First-Time buyers bolstered the UK mortgage market in November, as competitive deals and schemes such as Help to Buy boosted the number of young homeowners in the run-up to Christmas.
There were 36,200 new first-time buyer mortgages completed in November, rising 5.8 per cent from the same month in the previous year, according to UK Finance. The £6.0bn of new lending in the month was 9.1 per cent more year-on-year.
"A mixture of competitive deals and schemes including Help to Buy saw even more first-time buyers get a foot on the housing ladder during November," according to Jackie Bennett, director of Mortgages at UK Finance.
She added: "Meanwhile, homeowner remortgaging activity has steadied, after reaching its highest level in a decade the previous month as a large number of fixed-rate deals came to an end. In the buy-to-let market new home purchases remain subdued, while remortgaging continues to grow as landlords lock into attractive rates."
UK Finance also found that the average first-time buyer is 30 and has a gross household income of £42,000.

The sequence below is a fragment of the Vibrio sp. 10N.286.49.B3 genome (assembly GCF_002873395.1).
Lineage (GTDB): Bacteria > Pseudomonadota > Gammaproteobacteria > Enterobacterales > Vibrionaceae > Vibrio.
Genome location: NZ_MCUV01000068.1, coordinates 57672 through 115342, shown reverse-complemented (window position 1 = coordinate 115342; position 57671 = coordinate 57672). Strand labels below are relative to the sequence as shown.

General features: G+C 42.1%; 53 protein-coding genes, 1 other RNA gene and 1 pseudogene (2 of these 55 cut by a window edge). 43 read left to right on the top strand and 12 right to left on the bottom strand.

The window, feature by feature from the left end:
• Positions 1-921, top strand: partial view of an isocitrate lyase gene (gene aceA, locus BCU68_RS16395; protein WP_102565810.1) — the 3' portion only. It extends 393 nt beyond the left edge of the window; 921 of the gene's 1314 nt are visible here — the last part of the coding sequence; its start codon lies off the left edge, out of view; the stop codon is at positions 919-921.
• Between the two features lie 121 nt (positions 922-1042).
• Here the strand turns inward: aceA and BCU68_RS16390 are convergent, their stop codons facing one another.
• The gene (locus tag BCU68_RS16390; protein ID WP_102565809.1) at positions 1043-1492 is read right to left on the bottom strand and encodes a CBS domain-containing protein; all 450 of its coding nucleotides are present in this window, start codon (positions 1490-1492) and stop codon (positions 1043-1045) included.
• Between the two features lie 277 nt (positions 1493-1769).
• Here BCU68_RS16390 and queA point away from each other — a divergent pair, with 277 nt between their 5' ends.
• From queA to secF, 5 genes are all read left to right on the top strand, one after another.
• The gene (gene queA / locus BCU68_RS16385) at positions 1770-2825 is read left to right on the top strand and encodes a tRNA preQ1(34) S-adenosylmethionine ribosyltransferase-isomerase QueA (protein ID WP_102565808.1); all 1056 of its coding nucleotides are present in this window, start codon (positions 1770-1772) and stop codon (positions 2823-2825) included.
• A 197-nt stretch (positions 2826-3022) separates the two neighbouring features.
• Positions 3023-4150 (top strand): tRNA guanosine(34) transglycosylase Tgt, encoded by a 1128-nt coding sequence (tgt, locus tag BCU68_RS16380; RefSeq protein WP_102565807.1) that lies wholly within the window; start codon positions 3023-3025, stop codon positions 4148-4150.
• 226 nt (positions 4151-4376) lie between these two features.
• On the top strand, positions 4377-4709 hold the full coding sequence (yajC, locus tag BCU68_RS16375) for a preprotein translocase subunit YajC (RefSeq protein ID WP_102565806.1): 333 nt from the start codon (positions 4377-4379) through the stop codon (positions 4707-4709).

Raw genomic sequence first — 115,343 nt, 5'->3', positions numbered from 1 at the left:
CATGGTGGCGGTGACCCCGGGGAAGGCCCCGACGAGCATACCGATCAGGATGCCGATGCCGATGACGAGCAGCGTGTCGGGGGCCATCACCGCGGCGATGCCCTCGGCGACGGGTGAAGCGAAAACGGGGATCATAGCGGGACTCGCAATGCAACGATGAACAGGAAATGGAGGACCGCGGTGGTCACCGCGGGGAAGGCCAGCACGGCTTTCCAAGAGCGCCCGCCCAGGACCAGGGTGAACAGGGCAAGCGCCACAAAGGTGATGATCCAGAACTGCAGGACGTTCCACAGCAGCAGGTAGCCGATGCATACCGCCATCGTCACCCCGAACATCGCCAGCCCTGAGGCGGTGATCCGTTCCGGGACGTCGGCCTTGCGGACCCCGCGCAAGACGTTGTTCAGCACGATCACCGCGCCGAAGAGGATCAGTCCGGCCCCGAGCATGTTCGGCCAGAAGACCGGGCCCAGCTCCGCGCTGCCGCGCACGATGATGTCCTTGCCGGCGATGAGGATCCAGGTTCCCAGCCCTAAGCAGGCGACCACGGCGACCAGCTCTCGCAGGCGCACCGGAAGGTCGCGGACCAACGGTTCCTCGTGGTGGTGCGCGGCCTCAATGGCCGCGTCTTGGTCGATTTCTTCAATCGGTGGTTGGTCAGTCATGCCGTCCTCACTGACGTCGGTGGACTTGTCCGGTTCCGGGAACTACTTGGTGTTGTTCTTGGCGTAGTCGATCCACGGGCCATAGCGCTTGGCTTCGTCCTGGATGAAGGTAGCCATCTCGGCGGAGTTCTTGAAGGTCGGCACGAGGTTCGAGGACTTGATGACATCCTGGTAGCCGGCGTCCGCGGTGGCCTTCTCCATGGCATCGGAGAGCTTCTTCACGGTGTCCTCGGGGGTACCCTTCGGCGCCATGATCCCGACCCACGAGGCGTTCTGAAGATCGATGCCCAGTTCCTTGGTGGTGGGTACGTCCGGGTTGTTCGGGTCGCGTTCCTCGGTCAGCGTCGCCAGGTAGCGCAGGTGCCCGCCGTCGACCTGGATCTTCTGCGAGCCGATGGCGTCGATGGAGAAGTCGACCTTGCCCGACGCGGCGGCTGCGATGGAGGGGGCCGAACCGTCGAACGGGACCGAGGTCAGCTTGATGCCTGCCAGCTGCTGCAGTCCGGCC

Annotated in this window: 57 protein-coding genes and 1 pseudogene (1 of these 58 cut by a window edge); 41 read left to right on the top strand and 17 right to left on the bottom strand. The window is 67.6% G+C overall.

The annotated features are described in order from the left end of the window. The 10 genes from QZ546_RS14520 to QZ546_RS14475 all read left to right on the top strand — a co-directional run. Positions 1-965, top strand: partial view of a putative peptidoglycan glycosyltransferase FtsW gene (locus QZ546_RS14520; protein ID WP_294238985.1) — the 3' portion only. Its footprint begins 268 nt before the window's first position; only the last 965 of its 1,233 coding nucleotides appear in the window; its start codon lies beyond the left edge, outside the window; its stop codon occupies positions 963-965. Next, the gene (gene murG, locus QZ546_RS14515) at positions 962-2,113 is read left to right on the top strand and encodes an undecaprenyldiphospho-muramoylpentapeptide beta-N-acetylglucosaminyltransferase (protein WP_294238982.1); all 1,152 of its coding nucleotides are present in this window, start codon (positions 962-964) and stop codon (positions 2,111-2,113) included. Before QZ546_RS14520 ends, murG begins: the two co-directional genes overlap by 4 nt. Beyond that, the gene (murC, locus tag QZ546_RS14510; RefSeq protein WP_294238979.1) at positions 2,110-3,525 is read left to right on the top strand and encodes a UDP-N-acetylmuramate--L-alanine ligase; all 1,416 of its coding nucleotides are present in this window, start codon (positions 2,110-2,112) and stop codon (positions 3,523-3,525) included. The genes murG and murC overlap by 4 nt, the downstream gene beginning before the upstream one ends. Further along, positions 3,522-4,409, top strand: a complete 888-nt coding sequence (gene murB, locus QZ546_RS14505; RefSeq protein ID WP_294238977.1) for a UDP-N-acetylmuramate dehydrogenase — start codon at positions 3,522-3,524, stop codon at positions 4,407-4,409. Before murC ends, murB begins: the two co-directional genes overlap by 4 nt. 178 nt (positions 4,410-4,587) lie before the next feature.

However, the news comes on the same day as a Bank of England survey showed that lenders are forecasting the demand for mortgages and credit card lending to fall by the greatest extent in several years.
The Bank’s gauge of demand for mortgage lending over the next three months fell to -17.5 in the fourth quarter of 2018, dropping from 0.2 in the third quarter and marking its lowest level since the end of 2010.
The Royal Institution of Chartered Surveyors (Rics) also showed today that forecasts for growth in the capital's housing market have hit their lowest levels in two decades.
As uncertainty bites among both buyers and sellers, surveyors are predicting in record numbers that activity in the capital will remain negative over the next three months, according to a poll out today from the Royal Institution of Chartered Surveyors (Rics).
In the poorest reading since the survey began in 1999, some 41 per cent more respondents have predicted that property sales will continue to fall, rather than rise, in the near term.